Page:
This guest post is from Julian Winters. Julian is the best-selling author of contemporary young adult fiction. His debut, Running With Lions (Duet, 2018), won accolades for its positive depictions of diverse, relatable characters. A former management trainer, Julian currently lives outside of Atlanta where he can be found reading, being a self-proclaimed comic book geek, or watching the only two sports he can follow—volleyball and soccer. How to Be Remy Cameron is his second novel. You can find him on Twitter at @julianw_writes.
Spring in Atlanta is something to be reveled in, a time to replace dark winter layers with the light, bright fabrics of graphic T-shirts that welcome in the sun. These are the months for afternoon walks in the city or enjoying fun, heartfelt romantic comedies just before the wave of superhero and action movies sweep over the summer.
It’s how I found myself walking the streets of downtown Decatur in March 2018 wearing a graphic T-shirt that celebrated the newly released Love, Simon, a successful teen romantic comedy about a gay boy navigating high school while trying to come out on his own terms. The shirt featured the titular character, Simon, with a rainbow flag covering his face.
I loved that movie. I loved that T-shirt. And, for most of that day, I loved who I was in that shirt: a debut author on the verge of being published, celebrating a film that spoke to teen-Julian. A film, as well as the book it originated from, that gave a voice to a new generation of LGBTQIA+ teens.
That moment was fleeting. On the way back to my car, two young white men approached. They both gave me a look. It wasn’t one I was unaccustomed to. It wasn’t friendly or welcoming. I did as I’ve always done in these situations—I smiled, kept my eyes straight ahead, and picked up my pace. I was armed with an “excuse me” and “thank you” just in case I didn’t provide enough space for them on the sidewalk.
How to Be Remy Cameron started with a simple premise: I wanted to write a fun, swoon-worthy romance that was family-oriented, diverse, and a lighthearted exploration of labels. But I also wanted to delve into what it means to be constantly seen through the lens of a stereotype. Throughout the writing process, there was something I couldn’t ignore—that day in downtown Decatur and how it was like countless days where I’ve been looked at, treated differently, spoken to in a tone not associated with the people around me.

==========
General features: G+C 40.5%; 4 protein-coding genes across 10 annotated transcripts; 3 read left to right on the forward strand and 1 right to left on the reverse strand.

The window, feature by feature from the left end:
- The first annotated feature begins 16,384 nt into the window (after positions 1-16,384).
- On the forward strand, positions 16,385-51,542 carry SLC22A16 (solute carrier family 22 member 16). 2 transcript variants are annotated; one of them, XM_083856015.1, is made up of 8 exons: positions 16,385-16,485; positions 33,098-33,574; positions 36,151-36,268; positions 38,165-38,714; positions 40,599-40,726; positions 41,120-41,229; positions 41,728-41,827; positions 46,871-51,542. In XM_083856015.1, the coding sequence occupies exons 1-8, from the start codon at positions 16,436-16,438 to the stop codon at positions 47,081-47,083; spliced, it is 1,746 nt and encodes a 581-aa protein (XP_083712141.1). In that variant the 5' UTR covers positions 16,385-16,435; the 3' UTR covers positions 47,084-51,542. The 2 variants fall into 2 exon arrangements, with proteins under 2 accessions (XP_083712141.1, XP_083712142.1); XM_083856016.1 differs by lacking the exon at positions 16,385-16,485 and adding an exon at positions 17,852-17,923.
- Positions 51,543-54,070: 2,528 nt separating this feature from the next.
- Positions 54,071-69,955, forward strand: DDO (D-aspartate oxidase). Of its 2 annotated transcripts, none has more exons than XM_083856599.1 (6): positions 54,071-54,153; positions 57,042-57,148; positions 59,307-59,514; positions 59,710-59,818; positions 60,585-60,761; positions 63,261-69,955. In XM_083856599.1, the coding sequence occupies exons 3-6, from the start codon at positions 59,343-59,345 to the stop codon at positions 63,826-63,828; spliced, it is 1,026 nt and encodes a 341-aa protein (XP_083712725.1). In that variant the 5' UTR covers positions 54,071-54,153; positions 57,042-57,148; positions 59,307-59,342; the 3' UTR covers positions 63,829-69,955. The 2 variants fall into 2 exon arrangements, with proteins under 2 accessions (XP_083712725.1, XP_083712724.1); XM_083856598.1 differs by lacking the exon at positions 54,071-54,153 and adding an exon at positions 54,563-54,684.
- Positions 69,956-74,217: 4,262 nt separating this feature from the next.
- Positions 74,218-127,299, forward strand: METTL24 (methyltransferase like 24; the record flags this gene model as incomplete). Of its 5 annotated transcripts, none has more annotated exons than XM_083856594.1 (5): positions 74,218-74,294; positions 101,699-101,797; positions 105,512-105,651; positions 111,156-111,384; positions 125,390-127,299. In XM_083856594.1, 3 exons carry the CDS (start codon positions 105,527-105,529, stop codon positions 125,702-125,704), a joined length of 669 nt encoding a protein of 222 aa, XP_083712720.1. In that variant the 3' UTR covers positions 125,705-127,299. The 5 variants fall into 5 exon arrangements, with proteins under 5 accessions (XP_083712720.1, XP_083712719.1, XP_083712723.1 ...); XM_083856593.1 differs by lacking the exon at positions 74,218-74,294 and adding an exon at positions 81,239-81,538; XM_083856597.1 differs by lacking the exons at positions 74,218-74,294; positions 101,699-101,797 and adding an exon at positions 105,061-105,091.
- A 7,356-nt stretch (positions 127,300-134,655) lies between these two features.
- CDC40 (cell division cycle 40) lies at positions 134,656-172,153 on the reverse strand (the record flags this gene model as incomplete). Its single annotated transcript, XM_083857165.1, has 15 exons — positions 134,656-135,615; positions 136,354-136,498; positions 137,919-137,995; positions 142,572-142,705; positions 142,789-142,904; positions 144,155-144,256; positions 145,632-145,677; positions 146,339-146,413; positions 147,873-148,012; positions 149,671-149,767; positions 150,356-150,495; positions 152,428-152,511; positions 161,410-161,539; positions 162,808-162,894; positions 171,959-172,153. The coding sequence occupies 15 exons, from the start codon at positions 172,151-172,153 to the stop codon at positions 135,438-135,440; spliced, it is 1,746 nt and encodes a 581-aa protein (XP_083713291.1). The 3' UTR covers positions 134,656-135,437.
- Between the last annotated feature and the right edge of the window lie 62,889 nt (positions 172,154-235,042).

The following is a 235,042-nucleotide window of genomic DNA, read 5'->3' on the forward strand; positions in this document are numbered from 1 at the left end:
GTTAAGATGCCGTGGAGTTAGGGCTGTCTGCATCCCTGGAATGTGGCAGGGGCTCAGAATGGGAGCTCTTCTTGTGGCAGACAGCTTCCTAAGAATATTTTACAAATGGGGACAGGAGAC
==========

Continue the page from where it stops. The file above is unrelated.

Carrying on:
Did they not like me because I was in their way? Did they not like me because they were having a bad day? Did they not like me because I’m Black?
Did they not like me because I love to wear T-shirts that are bright, bold, and representative of my interests, I walk a certain way, and I don’t fit the categorical definition of masculine?
Did they not like me because I’m queer?
As a person of color, this is something that happens all the time. As a queer person, it’s a daily occurrence when our queerness isn’t an invisible feature of who we are.
This was the biggest reminder of why I needed to write Remy’s story. Because this is not an isolated incident. It’s reoccurring, and more so for teens.
In How to Be Remy Cameron, I examine something not often talked about, especially when it comes to teens who face these labels head-on daily in school or social settings. I dive into how labels are also used to remind us what we’re not. In an otherwise lighthearted novel, it’s a serious theme I knew needed to be explored.
In the book, Remy, an out-and-proud junior in high school, is mostly living his best life. He’s the Gay-Straight Alliance club president. He’s everyone’s friend. Remy’s also a transracial adoptee with a family he adores. He’s navigating that space between getting over an ex and crushing on a new guy. But his world shifts when, in order to pass his AP Literature course, he must write a themed essay: “Who Are You?”
Remy is forced to analyze all the things he’s known for: the Black kid, the Gay kid, the Adopted kid, and every other label he carries when other people look at him. All the things that indicate “This is Remy Cameron.”